Our old media colleagues spend their days on the phone with journalists, meeting them for coffee, drafting press releases, crafting pitches, and compiling media lists. In essence, we do the same thing, but with a different vocabulary and under different rules.
The below excerpts come from e-mails between Marshall Manson, of Edelman, and Rob Port of the Say Anything blog. They span a two-month period in 2006 — though the first four selections all come from the same, original e-mail.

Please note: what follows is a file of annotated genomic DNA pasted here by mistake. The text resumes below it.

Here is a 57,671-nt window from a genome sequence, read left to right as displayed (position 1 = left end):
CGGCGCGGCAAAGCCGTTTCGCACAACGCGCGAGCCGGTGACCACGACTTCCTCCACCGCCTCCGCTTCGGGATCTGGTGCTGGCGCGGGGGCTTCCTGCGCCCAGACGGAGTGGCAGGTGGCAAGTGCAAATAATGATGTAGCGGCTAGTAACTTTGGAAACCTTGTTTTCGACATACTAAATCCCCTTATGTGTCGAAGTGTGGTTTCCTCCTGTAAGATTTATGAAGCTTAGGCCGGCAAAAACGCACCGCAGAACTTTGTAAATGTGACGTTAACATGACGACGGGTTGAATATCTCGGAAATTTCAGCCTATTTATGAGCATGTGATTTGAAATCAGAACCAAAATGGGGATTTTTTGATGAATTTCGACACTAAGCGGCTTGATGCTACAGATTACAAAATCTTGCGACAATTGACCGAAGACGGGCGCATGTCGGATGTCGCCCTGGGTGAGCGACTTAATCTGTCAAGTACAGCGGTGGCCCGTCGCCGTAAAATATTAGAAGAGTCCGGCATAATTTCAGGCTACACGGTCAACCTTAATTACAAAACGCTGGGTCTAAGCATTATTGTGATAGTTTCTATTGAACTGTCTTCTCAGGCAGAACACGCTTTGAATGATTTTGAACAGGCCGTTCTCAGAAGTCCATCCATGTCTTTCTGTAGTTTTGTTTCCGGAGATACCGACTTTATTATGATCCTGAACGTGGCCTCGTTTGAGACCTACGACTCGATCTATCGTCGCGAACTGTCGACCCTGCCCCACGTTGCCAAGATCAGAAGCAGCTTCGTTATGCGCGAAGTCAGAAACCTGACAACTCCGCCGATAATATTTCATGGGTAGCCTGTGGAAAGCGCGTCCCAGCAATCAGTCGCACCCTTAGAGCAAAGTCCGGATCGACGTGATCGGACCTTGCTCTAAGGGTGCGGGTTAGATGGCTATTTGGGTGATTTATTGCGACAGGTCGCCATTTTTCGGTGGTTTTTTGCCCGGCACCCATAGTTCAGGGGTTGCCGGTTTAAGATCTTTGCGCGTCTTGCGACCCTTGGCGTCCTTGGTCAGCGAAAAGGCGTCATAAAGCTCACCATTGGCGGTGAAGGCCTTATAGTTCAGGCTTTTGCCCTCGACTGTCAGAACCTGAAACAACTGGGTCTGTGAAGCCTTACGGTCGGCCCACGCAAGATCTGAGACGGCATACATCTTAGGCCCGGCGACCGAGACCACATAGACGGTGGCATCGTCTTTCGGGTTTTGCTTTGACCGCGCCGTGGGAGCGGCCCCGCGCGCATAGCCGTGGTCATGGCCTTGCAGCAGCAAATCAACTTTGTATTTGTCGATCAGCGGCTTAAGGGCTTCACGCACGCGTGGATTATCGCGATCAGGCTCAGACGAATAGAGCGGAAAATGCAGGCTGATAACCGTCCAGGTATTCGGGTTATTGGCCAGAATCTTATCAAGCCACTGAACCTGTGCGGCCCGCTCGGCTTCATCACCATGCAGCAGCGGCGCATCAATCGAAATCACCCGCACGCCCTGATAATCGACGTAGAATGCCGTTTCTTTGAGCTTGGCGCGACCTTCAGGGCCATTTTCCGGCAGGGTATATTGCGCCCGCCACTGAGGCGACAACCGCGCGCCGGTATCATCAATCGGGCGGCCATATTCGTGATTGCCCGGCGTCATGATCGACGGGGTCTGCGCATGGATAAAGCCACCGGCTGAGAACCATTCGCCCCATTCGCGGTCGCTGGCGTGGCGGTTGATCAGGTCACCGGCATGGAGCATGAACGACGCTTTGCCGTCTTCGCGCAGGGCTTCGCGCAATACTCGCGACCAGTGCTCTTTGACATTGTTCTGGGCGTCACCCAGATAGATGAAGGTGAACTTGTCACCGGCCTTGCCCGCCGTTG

Congratulations to Citizens Against Government Waste, which recently launched a blog, Swineline. Unfortunately, Swineline suffers from the same irritant that afflicts the blogs of the Cato Institute, Americans for Tax Reform, the Competitive Enterprise Institute, the Foundation for Defense of Democracies, and the Project on Government Oversight: It resides on a domain independent of the host organization (e.g., www.swineline.org instead of www.cagw.org/blog).
To me, this is myopic and counterproductive. Why build and drive people to an entirely new site when, by integrating the blog into your already developed site, you can centralize your traffic?